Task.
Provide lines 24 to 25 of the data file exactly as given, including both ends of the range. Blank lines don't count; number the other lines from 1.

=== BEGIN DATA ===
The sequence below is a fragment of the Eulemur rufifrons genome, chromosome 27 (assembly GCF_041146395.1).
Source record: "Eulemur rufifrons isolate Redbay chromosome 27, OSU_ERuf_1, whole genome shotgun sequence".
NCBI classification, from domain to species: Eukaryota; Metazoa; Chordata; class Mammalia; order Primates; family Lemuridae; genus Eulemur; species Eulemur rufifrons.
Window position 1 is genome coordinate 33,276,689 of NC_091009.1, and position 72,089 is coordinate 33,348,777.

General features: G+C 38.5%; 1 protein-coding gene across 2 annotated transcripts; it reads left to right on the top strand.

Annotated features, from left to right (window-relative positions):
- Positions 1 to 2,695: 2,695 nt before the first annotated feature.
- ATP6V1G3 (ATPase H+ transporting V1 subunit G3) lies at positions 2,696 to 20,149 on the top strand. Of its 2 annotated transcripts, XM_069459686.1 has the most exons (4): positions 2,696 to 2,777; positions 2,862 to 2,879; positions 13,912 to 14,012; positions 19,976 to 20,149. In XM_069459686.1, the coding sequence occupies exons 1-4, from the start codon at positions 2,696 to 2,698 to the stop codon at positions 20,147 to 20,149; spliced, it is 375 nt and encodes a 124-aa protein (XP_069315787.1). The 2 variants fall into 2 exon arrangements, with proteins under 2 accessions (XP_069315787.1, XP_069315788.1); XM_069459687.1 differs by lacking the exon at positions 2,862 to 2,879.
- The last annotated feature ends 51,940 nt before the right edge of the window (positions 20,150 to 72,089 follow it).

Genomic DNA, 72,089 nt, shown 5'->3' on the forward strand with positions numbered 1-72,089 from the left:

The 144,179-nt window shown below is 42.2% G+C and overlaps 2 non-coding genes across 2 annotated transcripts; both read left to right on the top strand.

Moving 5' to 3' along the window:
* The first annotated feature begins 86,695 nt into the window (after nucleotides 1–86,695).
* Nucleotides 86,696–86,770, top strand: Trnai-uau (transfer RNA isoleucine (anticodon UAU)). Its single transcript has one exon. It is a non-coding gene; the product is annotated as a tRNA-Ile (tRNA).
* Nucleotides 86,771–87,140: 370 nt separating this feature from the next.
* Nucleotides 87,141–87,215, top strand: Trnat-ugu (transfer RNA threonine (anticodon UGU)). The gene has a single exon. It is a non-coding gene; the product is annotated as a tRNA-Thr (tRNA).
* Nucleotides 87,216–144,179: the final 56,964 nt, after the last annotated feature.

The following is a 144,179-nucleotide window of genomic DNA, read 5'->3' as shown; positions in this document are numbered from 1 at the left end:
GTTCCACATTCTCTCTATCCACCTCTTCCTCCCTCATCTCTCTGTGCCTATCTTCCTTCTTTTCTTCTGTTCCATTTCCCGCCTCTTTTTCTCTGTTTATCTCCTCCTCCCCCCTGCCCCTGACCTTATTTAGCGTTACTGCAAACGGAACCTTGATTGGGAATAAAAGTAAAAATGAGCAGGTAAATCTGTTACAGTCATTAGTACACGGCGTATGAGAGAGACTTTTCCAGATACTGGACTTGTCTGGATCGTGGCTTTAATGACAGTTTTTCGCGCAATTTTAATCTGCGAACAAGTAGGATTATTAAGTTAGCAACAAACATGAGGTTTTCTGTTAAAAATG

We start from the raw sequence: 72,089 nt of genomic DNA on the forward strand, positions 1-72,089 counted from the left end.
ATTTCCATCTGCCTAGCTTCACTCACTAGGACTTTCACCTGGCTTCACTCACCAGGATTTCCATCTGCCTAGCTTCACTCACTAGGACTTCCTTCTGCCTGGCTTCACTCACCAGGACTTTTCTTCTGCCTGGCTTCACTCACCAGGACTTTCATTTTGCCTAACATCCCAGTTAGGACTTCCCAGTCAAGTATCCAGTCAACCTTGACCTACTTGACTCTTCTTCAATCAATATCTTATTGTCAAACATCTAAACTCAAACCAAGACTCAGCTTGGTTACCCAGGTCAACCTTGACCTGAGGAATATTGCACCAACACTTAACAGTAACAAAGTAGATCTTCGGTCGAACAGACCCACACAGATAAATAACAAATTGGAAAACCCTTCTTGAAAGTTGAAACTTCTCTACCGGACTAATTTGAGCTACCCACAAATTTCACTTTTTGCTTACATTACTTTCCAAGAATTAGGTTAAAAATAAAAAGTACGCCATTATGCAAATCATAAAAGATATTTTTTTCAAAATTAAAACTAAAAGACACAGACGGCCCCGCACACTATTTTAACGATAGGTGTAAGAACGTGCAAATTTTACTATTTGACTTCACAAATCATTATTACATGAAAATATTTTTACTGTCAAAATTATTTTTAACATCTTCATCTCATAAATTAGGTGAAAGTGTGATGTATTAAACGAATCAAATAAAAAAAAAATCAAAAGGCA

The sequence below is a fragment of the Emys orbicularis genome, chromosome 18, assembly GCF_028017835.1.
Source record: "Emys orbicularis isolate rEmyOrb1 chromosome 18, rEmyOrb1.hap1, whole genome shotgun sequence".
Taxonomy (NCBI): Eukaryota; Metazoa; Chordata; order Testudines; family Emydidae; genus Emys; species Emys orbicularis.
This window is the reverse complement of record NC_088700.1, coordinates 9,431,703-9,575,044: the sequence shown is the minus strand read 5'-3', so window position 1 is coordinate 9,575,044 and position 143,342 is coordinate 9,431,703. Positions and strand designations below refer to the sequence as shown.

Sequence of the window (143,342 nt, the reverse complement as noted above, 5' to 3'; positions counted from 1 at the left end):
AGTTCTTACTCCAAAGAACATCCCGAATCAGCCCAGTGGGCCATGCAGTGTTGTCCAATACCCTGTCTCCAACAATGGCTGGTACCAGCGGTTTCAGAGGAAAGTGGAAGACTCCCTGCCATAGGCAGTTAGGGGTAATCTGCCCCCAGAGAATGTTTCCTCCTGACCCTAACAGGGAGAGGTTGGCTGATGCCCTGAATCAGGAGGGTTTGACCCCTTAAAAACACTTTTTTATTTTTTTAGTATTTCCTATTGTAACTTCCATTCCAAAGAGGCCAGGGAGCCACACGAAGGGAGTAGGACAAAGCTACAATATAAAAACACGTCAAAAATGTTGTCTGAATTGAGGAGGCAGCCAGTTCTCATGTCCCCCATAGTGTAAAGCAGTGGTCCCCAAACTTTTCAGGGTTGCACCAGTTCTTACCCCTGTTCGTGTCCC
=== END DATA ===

Taxonomy (NCBI): Eukaryota; Metazoa; Chordata; order Testudines; family Emydidae; genus Emys; species Emys orbicularis.
This window is the reverse complement of record NC_088700.1, coordinates 9,431,703-9,575,044: the sequence shown is the minus strand read 5'-3', so window position 1 is coordinate 9,575,044 and position 143,342 is coordinate 9,431,703. Positions and strand designations below refer to the sequence as shown.